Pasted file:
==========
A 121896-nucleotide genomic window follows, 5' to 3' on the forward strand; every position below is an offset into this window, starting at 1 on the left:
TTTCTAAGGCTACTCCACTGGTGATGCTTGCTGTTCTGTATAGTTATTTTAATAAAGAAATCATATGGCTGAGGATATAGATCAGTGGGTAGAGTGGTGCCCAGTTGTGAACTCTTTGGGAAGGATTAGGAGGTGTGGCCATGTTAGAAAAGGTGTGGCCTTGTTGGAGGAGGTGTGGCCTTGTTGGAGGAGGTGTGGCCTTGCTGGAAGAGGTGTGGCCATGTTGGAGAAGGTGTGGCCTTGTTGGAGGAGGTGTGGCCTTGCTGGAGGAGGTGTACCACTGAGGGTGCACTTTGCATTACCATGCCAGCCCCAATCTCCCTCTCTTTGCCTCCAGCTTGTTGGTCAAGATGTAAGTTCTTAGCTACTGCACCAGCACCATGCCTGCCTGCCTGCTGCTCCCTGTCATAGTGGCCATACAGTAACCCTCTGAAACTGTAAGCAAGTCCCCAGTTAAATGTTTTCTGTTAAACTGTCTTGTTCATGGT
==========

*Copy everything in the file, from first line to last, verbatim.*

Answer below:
A 121896-nucleotide genomic window follows, 5' to 3' on the forward strand; every position below is an offset into this window, starting at 1 on the left:
TTTCTAAGGCTACTCCACTGGTGATGCTTGCTGTTCTGTATAGTTATTTTAATAAAGAAATCATATGGCTGAGGATATAGATCAGTGGGTAGAGTGGTGCCCAGTTGTGAACTCTTTGGGAAGGATTAGGAGGTGTGGCCATGTTAGAAAAGGTGTGGCCTTGTTGGAGGAGGTGTGGCCTTGTTGGAGGAGGTGTGGCCTTGCTGGAAGAGGTGTGGCCATGTTGGAGAAGGTGTGGCCTTGTTGGAGGAGGTGTGGCCTTGCTGGAGGAGGTGTACCACTGAGGGTGCACTTTGCATTACCATGCCAGCCCCAATCTCCCTCTCTTTGCCTCCAGCTTGTTGGTCAAGATGTAAGTTCTTAGCTACTGCACCAGCACCATGCCTGCCTGCCTGCTGCTCCCTGTCATAGTGGCCATACAGTAACCCTCTGAAACTGTAAGCAAGTCCCCAGTTAAATGTTTTCTGTTAAACTGTCTTGTTCATGGT